(Looks out of the window to see cows and buffaloes grazing on the empty Rajarhat plots.)

Do you see as many cows on the roads as before? When I was here earlier, they were all over the road. Now I see them in the fields.

(He is told that owners can be fined if cows stray onto the roads.)

Oh, how stupid of me. I thought they were religiously allowed to sit in the road. But why aren’t they fined for more simple things, like lorries driving on the outside lane? Why are you taught in driving school that you must have the white line come down the middle of the car? I presume you are taught that at driving school, everybody does it! When I’m minister of transport, all that will change. No lorries will be allowed on the outside lane.

(Points to an autorickshaw.) What do you call them? A rickshaw? If I was minister of transport, they would only ever be allowed on the inside lane.

(Looks out of the window.)

We’ve come four or five miles of straight three-way highway!

Is this a sort of new town?

(He’s happy to learn that it is, in fact, called New Town.)

(Looks at some apartment blocks.) There are so many people to house these days. A huge challenge for any government. Physically giving them somewhere to live. I don’t envy any government that.

(Looks at the DLF building.) Very smart, very modern.

Jeffrey Archer plays to the gallery at Starmark, South City Mall.

The back cover of the book says this is your most ambitious work in four decades. Is that because of the time span?

I think so. Taking on five books in five years! It’s got to be in five years. No one’s going to wait longer to know what happens to Harry on the last page. The US doesn’t even want to wait for a year, they want it in six months. So, I should take that as a compliment or consider the Americans a strange race.

So, when is the second book coming out?

A year today (March 10, 2012).

Do you have the name yet?

I have two titles and I can’t decide. I like them both.

“Keep up the good work, young man,” said this fan at Starmark. “I certainly will, sir,” replied Lord Archer.

In Only Time Will Tell, you have adopted a unique style of storytelling, where the same story is told by different characters...

Yes, they tell the story from totally different points of view. So things you have missed or things you haven’t had fully explained, another human being, who’s seen them or heard them or has another viewpoint, tells the story. It was a literary challenge. The easy way out would have been to do the book in the third person. But this was a challenge.

Will the other books have a similar style?

Yes, they will be uniform.

When Harry and Emma fall in love, the reader almost cringes at the possibility of incest.

They cringe in India. We live in such a modern world now, people don’t cringe at much, do they? You watch a film and 20 people are mowed down by a machine gun, you’d think that’s a bit worse than incest! But your question leaves me to face the challenge, I have to face it, yes.

“Don’t you dare say India will win the World Cup!” Jeffrey Archer tells t2 photographer Sanjoy Chattopadhyaya by the Taj Bengal pool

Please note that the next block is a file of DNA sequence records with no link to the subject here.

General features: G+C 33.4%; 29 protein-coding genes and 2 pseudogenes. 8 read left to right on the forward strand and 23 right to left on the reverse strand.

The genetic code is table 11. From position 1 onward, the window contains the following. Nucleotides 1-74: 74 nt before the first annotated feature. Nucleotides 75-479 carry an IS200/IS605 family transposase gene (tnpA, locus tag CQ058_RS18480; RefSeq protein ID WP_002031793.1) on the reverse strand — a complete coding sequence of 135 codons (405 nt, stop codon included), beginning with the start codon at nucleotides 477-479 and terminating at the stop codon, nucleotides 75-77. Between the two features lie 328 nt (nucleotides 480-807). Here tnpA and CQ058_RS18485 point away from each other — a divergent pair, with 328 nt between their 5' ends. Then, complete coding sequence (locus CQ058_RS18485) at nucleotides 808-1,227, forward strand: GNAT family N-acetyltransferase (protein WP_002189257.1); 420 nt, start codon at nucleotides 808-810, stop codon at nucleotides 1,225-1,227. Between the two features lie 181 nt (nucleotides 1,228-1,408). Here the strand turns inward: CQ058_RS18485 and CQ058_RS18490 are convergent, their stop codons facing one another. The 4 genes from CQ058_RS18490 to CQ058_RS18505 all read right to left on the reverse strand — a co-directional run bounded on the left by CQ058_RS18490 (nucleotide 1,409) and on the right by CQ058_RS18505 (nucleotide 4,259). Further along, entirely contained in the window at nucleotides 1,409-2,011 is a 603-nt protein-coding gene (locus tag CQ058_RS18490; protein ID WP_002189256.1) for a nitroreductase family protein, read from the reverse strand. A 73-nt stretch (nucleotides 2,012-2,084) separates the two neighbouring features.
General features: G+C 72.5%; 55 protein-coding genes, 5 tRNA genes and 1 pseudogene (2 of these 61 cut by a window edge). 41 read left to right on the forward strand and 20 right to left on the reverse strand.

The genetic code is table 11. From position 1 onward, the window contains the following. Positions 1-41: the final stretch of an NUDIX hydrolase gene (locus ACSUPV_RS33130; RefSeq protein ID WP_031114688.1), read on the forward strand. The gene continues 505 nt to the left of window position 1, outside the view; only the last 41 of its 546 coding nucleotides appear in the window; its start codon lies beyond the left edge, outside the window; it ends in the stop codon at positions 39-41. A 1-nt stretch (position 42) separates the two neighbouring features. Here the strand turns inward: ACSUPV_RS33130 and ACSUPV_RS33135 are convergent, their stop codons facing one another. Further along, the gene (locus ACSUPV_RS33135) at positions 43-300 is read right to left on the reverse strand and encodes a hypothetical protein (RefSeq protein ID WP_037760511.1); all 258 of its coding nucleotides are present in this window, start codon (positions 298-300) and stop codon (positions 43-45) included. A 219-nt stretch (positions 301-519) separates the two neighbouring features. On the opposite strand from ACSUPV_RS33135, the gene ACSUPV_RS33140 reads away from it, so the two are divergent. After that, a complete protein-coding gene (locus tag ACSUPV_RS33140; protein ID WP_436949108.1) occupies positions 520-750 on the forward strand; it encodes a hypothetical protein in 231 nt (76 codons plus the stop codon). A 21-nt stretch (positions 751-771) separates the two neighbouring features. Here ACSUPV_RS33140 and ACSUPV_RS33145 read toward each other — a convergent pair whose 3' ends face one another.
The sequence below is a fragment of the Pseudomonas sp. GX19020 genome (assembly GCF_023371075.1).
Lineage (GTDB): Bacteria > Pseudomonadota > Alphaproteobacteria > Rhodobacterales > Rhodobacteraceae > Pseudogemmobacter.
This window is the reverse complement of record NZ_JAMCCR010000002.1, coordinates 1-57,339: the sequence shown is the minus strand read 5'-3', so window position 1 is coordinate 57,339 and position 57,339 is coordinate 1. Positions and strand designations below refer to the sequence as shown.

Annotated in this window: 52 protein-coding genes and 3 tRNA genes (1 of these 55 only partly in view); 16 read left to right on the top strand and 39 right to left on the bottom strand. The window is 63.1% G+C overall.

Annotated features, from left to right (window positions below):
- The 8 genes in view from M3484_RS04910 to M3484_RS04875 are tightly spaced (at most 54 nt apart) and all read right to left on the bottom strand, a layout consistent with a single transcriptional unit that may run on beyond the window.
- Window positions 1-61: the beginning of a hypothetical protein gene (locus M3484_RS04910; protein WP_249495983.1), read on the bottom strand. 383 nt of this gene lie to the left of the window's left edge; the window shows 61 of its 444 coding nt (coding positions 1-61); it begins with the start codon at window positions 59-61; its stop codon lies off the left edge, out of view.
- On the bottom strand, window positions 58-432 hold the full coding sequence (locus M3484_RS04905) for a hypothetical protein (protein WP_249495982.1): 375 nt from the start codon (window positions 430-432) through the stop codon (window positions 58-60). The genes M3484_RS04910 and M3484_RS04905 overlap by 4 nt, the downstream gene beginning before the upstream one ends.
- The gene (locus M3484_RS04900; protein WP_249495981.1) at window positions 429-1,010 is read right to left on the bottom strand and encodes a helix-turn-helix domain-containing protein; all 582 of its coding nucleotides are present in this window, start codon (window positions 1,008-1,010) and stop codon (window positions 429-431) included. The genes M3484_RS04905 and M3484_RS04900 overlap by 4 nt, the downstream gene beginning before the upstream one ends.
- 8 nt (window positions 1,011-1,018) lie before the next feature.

Did you wish to shock the reader?

No, I didn’t. I just set them [Harry and Emma] in their natural circumstances. He goes to the local grammar school, she goes to the equivalent of the local grammar school. The chances of them meeting are quite good. In any case, she is his best friend’s sister. And he falls in love with her. She’s a very bright, pretty girl.

Do you find traces of Abel Rosnovski [Kane and Abel] in Harry?

No, no, no, no... Abel can’t speak English, Abel was born in a forest.

We mean in terms of potential, intelligence or the desire to rise above his birth...

I hadn’t thought of that. That’s interesting. (Grows thoughtful.) Harry is born in Bristol, goes to the local grammar school, Abel has no education at all, other than being taught by one man — the Baron. Interesting observation.

And you rewrote Kane and Abel just before you started on this one...

Yes, good point. Kane and Abel was 30 years old and had done 84 reprints. It’s done 91 now. But the story doesn’t change at all. But I suppose you are quite right. While I was rewriting Kane and Abel, I thought I must do this again, on an English scale. In Kane and Abel it’s a Polish family and an American family.

Old Jack Tar is the most fascinating character in Only Time Will Tell. Why did you kill him?

Oh you silly thing! (Laughs.) You actually liked them that much, did you? (Laughs heartily). The problem is, in every book you’ve got to kill someone. They can’t all live happily ever after. You’ve always got to have someone who’ll make you cry. I want you to meet my man, tell him you love him and want more of him. That’s when I kill him. Because then the reader complains. If you didn’t care about Old Jack, you wouldn’t mention his death. I’m delighted you care.

I think he’s very delightful. Personally, I think the first paragraph of Old Jack’s section is the best paragraph in the book. “On a balmy Thursday afternoon in the Northern Transvaal, I killed eleven men and a grateful nation awarded me the Victoria Cross.... I haven’t had a peaceful night’s sleep since.” I got that from a man who killed 16 people in the last war. He hasn’t had a good night’s sleep for 70 years. He dominates Book II.